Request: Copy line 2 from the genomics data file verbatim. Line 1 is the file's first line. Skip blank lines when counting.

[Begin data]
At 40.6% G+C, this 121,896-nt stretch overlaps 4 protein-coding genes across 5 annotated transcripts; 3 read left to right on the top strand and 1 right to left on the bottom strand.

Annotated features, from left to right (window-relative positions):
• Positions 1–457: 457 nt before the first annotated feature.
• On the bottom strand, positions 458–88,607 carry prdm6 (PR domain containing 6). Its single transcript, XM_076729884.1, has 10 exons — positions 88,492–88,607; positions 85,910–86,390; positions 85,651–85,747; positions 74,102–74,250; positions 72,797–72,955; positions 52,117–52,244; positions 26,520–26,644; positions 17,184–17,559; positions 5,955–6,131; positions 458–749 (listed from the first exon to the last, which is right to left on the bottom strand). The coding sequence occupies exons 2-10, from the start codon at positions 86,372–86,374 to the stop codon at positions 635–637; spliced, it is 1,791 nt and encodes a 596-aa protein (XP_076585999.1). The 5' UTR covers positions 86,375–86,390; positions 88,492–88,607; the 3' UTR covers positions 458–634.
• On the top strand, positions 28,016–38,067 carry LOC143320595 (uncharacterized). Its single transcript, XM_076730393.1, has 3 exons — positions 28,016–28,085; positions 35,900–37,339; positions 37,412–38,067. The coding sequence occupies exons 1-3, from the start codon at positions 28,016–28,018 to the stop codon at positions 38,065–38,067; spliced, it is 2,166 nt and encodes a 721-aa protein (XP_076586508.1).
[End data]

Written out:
Annotated features, from left to right (window-relative positions):